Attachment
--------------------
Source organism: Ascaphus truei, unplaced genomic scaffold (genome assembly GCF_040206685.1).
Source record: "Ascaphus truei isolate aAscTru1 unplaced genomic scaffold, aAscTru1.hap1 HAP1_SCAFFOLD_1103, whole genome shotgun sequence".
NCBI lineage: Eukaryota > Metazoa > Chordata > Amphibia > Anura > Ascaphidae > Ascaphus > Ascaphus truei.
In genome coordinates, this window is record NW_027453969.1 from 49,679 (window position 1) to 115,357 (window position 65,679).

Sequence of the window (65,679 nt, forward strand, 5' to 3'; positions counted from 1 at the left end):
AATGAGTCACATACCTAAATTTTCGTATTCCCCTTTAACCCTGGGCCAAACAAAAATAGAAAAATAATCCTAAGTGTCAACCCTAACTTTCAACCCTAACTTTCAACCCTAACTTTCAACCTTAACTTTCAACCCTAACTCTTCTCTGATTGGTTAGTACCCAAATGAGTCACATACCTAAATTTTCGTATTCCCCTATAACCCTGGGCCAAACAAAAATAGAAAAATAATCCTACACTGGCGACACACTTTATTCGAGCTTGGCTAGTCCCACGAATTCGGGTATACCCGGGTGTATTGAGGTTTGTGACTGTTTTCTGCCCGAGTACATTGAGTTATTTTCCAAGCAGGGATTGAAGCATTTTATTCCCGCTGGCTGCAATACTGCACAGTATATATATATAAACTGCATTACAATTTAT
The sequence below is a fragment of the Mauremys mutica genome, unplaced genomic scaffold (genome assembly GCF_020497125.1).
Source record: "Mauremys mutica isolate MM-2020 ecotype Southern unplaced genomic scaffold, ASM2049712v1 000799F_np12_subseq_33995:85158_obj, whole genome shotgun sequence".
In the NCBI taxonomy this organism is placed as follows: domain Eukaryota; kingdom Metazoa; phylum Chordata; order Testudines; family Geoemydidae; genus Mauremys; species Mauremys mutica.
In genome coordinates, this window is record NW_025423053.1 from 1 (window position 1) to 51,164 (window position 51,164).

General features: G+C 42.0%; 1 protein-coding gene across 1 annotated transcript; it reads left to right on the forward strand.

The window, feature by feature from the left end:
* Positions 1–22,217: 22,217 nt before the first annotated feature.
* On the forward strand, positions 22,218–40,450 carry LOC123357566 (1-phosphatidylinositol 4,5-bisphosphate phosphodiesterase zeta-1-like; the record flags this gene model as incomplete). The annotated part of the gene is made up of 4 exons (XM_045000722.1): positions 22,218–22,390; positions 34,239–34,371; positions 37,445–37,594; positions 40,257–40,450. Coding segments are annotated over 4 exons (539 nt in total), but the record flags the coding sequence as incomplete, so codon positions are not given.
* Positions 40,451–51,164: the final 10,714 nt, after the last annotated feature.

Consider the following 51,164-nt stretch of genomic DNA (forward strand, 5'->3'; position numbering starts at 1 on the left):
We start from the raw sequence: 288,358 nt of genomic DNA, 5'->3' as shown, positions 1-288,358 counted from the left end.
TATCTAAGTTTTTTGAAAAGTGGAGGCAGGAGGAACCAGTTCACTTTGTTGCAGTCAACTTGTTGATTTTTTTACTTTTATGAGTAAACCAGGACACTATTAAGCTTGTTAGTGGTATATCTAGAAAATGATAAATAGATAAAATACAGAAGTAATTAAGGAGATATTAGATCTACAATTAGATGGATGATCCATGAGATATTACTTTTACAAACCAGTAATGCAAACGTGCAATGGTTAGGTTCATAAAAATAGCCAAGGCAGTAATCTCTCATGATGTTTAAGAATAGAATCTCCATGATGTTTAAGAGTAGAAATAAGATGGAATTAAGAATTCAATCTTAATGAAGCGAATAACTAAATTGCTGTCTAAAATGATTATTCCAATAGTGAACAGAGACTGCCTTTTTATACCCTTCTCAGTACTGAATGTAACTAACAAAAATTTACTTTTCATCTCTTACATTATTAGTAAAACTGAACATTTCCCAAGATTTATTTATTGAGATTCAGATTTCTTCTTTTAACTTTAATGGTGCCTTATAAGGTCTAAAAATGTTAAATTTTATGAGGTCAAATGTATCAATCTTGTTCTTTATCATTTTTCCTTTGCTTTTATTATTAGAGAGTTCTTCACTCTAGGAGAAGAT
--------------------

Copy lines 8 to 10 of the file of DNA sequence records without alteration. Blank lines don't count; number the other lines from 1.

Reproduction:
Source record: "Mauremys mutica isolate MM-2020 ecotype Southern unplaced genomic scaffold, ASM2049712v1 000799F_np12_subseq_33995:85158_obj, whole genome shotgun sequence".
In the NCBI taxonomy this organism is placed as follows: domain Eukaryota; kingdom Metazoa; phylum Chordata; order Testudines; family Geoemydidae; genus Mauremys; species Mauremys mutica.
In genome coordinates, this window is record NW_025423053.1 from 1 (window position 1) to 51,164 (window position 51,164).